Is this really what is wanted?
I'm sorry but this seems like development for development's sake. JUST MAKE THE MARK AS PATROLLED BUTTON MORE ACCESSIBLE!!!! But that's too hard to code properly and ruins performance, but a fancy new interface is the answer. KISS principle, please. If every time you (maybe just opt-in, maybe just autoconfirmed, maybe everyone) read an unpatrolled page you saw the little "Mark as patrolled", then I'm sure the backlog would disappear in days. At least have a trial.The-Pope 12:38, 20 September 2011 (UTC)
I understand your frustration on the issue of the bug request. Asking for seemingly simple things and having them closed or delayed for performance reasons is not fun. But please understand that not only are some of the responses are years old, they're not made by the same people who have worked on the very early stages of this draft design. We're not a hive mind (yet) at the Foundation. ;-) The truth is, this interface might also be rejected for performance reasons too, we won't know until we ask someone to code it. At this stage we're just trying to think of a variety of solutions.
P.S. Thanks for dropping your comment here as well as on English Wikipedia.
To be honest, we need to build interfaces like this for several reasons above and beyond New Page Patrol. We have a large set of what we call "curation" problems, some of which are only just now beginning to surface. Rapid scan-and-tag systems will be needed for many, many things - not the least of which is image curation for commons.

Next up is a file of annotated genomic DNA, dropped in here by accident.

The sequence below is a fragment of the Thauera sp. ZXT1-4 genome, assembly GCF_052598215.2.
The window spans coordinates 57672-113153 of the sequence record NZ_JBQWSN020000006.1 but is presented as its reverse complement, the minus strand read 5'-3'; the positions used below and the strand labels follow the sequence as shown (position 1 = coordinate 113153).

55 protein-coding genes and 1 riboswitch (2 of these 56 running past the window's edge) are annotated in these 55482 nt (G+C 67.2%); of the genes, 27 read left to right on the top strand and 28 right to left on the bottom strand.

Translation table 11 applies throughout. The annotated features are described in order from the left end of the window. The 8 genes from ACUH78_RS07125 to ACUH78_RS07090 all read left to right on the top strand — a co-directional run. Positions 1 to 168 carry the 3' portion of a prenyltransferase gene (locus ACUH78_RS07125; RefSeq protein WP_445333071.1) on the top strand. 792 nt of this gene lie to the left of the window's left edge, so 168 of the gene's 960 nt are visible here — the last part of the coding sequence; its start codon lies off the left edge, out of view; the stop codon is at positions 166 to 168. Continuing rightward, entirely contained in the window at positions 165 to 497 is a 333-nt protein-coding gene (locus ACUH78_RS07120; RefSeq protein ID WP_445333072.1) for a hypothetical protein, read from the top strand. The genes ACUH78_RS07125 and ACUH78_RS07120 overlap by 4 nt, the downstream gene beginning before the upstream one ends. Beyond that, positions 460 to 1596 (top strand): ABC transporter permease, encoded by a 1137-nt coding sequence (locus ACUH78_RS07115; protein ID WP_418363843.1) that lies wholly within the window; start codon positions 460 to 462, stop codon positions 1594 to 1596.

A button alone will not be of much help if the primary problem is that people are not educated as to how to patrol, or what constitutes a patrol.
A button would be very useful if it made more efficient use of volunteer time and brought experienced editors in on articles they understand. Quite a few of the articles that reach the back of the queue have actually been categorised or otherwise cleaned up, especially if the back of the queue is running to thirty days. The people doing that are often very experienced editors, they may even be members of wikiprojects looking at articles that have just turned up in the high level categories for their project and which need checking for hoaxes and often a more appropriate category applied. If those editors also had the option to just click the appropriate ones as patrolled it would take some of the pressure off the end of the queue, and save everyone time.